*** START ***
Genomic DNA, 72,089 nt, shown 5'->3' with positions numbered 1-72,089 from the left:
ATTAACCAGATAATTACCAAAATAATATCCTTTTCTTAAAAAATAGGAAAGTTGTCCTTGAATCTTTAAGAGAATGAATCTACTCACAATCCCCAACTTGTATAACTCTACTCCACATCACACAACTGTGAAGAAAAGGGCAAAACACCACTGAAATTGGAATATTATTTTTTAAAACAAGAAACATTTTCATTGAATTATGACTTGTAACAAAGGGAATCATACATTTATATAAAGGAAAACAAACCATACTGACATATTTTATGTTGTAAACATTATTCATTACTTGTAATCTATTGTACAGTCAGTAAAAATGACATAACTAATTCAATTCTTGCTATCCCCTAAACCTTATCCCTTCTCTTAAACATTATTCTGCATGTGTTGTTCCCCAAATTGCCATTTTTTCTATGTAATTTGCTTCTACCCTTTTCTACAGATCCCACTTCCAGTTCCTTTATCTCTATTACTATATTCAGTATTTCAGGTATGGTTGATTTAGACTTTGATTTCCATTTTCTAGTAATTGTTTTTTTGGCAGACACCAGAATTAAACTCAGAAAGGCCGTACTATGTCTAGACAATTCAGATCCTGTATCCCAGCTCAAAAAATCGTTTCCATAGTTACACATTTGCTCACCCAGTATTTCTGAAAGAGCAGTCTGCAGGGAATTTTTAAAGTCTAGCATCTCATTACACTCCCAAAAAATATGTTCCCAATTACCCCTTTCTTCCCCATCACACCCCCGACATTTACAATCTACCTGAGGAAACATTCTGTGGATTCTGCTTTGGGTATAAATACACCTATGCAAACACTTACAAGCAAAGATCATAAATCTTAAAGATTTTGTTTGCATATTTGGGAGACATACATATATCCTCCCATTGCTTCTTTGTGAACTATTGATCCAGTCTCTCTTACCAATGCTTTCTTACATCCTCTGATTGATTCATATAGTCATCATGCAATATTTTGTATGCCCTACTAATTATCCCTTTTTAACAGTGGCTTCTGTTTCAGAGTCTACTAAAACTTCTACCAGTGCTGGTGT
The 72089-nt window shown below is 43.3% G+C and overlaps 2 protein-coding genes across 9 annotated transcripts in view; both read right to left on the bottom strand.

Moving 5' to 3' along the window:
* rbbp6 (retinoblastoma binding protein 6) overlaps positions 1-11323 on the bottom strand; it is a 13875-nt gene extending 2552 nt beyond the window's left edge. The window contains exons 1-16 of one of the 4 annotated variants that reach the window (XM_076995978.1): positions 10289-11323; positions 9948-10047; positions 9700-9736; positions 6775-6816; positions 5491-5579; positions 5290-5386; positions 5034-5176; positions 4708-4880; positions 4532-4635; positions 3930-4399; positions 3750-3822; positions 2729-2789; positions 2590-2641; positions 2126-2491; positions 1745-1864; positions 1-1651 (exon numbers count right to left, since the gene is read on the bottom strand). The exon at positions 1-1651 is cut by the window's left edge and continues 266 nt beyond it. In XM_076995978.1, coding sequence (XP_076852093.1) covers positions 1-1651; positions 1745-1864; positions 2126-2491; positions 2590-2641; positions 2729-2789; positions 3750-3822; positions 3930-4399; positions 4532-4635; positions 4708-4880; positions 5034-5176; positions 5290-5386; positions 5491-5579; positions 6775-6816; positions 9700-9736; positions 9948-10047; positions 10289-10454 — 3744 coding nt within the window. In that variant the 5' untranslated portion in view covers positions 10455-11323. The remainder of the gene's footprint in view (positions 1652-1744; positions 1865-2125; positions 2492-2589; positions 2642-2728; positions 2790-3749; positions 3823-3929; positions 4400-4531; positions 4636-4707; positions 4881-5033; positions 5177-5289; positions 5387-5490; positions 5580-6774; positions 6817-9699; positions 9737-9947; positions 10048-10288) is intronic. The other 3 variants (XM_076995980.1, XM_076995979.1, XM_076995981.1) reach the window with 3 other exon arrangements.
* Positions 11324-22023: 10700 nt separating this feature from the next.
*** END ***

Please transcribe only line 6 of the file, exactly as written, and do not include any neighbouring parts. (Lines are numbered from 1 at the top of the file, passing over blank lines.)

* Positions 11324-22023: 10700 nt separating this feature from the next.